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Justice News

Department of Justice
U.S. Attorney’s Office
Northern District of Florida

Wednesday, December 4, 2013

Three Tallahassee Residents Convicted of Food Stamp Fraud

TALLAHASSEE, FLORIDA – United States Attorney Pamela C. Marsh announced today thatthreemen have been convicted of conspiring todefraud the Supplemental Nutrition Assistance Program (SNAP), as well as other charges.  SNAP is also known as the food stamp program.  Rodrigue Bissainthe, 26, pled guilty to conspiracy and to two mail fraud charges on November 27, 2013.  Darius Jemmott, 21, was convicted of conspiracy, three charges of fraud involving interstate wire communications, and aggravated identity theft at a trial that concluded December 3, 2013.  Dwayne Phanor, 24, pled guilty to conspiracy, mail fraud, wire fraud, and seven aggravated identity theft charges on December 4, 2013, after a jury had been sworn to try his case.

SNAP provides economic assistance to qualified low-income people, to help them obtain adequate food.  This assistance is provided on Electronic Benefits Transfer (EBT) cards, which function as pre-loaded debit cards.  The United States Department of Agriculture funds the SNAP program.  In Florida, SNAP is administered by the Department of Children and Family Services (DCF).  When these crimes occurred, between January and April 2013, DCF had contracted with JP Morgan Chase (JPMC) to service aspects of the program.  The Department of Financial Services (DFS) investigates public assistance fraud arising from DCF programs.

According to matters presented in Court, DCF realized in March 2013 that numerous SNAP applications had been received for a single Tallahassee address, on Magnolia Court.  Controlled deliveries of EBT cards to that address led to the arrest of Bissainthe by the Tallahassee Police Department on April 16, 2013.  Bissainthe admitted that he was receiving these cards for Phanor and that Phanor had given him an EBT card for his own use.

DFS was able to track the use of another EBT card at local merchants, leading to the identification and arrest of Jemmott on April 18, 2013.  Jemmott had that card on his person when arrested and eventually admitted buying it from Phanor.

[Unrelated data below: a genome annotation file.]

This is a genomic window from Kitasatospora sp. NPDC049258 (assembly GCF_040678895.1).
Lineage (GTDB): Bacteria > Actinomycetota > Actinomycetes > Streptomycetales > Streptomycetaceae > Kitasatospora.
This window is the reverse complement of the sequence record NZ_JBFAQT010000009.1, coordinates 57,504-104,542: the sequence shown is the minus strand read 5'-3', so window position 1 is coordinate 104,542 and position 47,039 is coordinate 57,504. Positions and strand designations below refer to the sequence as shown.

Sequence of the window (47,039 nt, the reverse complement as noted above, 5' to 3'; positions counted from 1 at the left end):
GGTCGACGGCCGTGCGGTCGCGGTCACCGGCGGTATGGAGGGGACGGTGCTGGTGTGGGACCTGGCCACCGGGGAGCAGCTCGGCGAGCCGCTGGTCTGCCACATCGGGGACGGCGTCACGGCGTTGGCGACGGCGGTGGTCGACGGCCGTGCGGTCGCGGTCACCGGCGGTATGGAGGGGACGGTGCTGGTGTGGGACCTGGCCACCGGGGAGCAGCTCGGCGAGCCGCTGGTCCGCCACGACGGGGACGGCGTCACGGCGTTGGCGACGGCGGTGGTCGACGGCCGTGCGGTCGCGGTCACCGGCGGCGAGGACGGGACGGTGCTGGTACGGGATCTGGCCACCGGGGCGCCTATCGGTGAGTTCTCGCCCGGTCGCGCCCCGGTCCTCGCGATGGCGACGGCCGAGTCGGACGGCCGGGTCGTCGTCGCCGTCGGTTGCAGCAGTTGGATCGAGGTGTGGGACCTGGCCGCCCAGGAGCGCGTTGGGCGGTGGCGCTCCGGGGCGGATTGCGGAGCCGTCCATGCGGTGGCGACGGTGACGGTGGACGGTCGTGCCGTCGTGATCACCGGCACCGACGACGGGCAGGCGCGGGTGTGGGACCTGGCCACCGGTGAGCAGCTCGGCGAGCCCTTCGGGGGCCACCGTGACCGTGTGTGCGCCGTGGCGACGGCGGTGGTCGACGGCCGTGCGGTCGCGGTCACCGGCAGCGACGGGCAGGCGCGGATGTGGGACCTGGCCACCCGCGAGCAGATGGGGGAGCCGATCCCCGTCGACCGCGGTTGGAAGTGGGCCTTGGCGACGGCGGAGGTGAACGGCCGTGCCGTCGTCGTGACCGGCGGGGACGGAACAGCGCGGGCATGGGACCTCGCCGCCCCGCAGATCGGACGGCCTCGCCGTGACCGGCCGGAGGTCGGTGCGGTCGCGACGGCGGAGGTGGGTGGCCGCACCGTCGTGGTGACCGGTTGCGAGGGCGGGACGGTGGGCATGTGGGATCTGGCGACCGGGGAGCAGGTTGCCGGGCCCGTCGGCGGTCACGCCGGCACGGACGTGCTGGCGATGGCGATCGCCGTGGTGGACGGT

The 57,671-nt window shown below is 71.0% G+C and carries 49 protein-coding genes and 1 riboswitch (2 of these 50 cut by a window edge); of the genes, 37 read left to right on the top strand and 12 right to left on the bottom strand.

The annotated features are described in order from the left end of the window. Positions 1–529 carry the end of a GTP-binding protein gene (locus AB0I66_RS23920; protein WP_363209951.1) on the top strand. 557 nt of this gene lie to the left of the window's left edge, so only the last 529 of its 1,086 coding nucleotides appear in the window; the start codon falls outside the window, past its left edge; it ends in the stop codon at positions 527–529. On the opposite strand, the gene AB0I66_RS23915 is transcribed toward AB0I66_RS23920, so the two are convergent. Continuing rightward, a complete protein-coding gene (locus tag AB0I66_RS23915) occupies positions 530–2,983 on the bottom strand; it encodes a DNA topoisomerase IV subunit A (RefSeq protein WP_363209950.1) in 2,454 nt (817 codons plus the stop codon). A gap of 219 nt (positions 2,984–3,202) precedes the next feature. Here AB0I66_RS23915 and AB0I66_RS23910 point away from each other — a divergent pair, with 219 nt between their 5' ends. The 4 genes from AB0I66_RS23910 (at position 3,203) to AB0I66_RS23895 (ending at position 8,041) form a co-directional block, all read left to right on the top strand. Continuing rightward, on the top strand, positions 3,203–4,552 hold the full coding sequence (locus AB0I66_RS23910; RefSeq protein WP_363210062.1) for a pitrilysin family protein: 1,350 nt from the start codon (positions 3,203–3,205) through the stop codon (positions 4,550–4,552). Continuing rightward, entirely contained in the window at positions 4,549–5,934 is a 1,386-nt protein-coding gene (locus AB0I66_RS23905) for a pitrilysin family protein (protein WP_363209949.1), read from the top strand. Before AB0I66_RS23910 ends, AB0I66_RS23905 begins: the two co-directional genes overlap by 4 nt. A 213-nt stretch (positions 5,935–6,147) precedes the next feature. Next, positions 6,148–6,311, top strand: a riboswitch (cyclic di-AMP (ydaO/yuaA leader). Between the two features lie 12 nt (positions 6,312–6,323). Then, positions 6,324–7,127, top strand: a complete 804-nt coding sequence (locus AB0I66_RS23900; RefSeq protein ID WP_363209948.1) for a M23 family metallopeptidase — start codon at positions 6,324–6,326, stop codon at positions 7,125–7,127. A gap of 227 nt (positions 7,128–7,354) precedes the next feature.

Phanor was arrested in an adjacent Tallahassee apartment, also on April 18, 2013.  Phanor’s backpack held voluminous notations relating to fraudulent EBT applications and change of address requests.  Phanor advised that his telephone number was the same as the number that had been used to make calls to a JPMC EBT call center.  Phanor admitted filing numerous SNAP applications using other people’s names, Social Security numbers, and dates of birth.  Phanor indicated that he gained access to an Ocala Road delivery address through Jemmott.  Another address on West Georgia Street was also used. 

Some of Phanor’s fraudulent applications were denied, because those people were already receiving SNAP benefits.  Phanor admitted calling the JPMC call center, pretending to be the genuine beneficiaries (both men and women), and asking that the benefits be re-directed to the addresses he controlled.  His aggravated identity theft convictions were based upon seven of these calls.

A DCF representative presented documents showing that at least 72 fraudulent applications were filed, involving a potential loss of $101,258.82 and an actual loss of $7,291.88.  The defendants will be sentenced by United States District Judge Mark Walker.  Bissainthe will be sentenced on February 7, 2014, and Jemmott and Phanor on March 14, 2014.  The conspiracy, wire fraud, and mail fraud convictions each carry a maximum possible term of twenty years in prison, a $250,000 fine, and a three-year term of supervised release.  The penalty for aggravated identity theft is a mandatory two years in prison, a maximum $250,000 fine, and a one-year term of supervised release.  Sentence on aggravated identity theft charges must be consecutive to sentences for any other conviction, but may be concurrent with other aggravated identity theft sentences.

U.S. Attorney Marsh praised the joint efforts of the Department of Children and Family Services, the Department of Financial Services, the Tallahassee Police Department, the United States Postal Inspectors, and the United States Secret Service for their hard work, dedication, and expertise in the investigation that led to the prosecution of this case. 

This case is being prosecuted by Assistant U.S. Attorney Michael T. Simpson. 
Updated January 26, 2015